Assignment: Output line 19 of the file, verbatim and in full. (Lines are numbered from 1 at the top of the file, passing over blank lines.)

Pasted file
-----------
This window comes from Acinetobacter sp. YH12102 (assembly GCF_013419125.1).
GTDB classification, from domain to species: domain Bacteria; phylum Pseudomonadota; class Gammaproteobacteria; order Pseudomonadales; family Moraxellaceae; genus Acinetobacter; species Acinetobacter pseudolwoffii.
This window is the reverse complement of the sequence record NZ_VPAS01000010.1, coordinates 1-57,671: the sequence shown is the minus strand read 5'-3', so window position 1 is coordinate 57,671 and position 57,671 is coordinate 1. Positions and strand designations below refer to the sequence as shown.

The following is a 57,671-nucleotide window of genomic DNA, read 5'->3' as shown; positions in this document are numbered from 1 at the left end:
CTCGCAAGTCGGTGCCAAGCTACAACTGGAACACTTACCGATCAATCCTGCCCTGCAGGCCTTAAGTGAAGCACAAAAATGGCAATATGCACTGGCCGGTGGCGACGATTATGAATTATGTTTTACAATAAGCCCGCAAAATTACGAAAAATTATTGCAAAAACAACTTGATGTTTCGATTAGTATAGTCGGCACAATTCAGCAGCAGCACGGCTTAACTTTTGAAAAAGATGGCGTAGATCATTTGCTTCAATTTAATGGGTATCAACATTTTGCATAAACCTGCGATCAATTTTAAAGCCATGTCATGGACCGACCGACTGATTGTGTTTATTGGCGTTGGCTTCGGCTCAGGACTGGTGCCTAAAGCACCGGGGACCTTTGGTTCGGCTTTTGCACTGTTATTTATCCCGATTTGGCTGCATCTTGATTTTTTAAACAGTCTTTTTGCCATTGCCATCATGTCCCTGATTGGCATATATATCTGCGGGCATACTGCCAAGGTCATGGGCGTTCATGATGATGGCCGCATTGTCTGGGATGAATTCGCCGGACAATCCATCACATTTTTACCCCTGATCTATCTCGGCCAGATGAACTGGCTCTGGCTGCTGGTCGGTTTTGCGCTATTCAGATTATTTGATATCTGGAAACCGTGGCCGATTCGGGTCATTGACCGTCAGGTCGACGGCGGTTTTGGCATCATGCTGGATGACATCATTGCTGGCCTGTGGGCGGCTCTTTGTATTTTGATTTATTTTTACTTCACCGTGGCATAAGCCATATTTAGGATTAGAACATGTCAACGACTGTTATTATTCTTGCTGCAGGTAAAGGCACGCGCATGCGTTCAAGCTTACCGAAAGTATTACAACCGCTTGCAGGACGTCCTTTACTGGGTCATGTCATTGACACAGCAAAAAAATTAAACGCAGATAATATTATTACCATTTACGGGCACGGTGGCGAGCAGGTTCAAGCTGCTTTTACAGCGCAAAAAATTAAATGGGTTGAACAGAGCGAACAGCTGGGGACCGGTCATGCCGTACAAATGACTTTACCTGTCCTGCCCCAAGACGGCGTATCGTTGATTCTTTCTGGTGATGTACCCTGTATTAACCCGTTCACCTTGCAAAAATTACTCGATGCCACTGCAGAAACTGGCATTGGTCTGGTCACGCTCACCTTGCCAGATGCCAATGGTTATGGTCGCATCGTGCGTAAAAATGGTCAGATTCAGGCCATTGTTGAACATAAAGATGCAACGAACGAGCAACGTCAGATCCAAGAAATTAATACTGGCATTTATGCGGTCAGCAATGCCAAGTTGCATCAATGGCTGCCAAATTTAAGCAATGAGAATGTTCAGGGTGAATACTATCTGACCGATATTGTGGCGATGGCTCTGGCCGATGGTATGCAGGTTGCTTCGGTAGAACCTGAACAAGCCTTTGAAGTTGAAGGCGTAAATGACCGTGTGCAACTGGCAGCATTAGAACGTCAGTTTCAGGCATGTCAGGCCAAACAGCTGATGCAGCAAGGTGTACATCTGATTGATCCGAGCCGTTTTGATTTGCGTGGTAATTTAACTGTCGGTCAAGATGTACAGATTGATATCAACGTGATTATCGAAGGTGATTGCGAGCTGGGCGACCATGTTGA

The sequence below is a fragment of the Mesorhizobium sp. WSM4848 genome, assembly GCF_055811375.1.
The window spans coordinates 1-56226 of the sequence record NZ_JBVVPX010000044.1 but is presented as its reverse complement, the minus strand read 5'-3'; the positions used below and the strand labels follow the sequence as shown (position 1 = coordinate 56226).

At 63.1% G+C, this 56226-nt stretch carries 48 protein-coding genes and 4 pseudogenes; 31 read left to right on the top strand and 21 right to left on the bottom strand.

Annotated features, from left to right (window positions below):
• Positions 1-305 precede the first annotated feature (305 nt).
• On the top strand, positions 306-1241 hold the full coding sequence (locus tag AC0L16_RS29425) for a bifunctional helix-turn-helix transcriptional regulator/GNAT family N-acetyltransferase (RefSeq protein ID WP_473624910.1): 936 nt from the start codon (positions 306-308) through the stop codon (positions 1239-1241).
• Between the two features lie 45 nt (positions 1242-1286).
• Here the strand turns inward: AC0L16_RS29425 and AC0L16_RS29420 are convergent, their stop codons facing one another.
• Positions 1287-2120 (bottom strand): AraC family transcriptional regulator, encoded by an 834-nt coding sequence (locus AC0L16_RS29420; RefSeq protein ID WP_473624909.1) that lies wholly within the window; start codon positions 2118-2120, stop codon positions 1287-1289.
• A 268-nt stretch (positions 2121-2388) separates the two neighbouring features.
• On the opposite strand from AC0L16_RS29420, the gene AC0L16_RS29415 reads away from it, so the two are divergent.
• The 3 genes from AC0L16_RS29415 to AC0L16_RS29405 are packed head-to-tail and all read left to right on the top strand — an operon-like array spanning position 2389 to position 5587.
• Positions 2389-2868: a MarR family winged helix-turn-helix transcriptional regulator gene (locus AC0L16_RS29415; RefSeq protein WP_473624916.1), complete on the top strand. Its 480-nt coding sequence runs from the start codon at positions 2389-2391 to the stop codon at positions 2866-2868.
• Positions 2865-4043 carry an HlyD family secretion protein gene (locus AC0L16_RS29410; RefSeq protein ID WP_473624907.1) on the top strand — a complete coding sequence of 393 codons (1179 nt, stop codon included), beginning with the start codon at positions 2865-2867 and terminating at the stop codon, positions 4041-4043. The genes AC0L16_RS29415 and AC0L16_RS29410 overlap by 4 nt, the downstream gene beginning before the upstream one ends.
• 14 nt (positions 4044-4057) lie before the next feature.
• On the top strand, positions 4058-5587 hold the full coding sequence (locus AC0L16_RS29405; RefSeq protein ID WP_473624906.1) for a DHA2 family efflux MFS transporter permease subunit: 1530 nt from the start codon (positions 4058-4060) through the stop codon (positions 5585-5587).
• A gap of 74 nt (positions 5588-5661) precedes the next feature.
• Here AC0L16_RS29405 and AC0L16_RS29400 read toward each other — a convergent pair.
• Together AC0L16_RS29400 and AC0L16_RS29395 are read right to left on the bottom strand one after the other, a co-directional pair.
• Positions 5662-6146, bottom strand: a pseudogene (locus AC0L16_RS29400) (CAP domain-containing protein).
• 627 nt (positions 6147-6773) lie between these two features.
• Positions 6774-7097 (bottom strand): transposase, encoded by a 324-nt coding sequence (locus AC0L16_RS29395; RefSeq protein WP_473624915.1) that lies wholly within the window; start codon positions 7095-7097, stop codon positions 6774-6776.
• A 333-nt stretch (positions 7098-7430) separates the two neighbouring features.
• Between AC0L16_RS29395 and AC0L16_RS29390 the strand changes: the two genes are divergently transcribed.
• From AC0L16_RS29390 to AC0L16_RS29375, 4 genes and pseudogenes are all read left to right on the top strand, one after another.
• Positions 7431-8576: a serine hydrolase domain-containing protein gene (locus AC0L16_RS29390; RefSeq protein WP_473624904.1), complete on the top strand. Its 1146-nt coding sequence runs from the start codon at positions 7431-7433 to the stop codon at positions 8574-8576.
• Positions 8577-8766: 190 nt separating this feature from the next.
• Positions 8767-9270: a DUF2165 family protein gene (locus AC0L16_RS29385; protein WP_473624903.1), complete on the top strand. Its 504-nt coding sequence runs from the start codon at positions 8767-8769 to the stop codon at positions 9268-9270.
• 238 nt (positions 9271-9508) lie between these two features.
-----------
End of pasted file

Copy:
• Positions 2865-4043 carry an HlyD family secretion protein gene (locus AC0L16_RS29410; RefSeq protein ID WP_473624907.1) on the top strand — a complete coding sequence of 393 codons (1179 nt, stop codon included), beginning with the start codon at positions 2865-2867 and terminating at the stop codon, positions 4041-4043. The genes AC0L16_RS29415 and AC0L16_RS29410 overlap by 4 nt, the downstream gene beginning before the upstream one ends.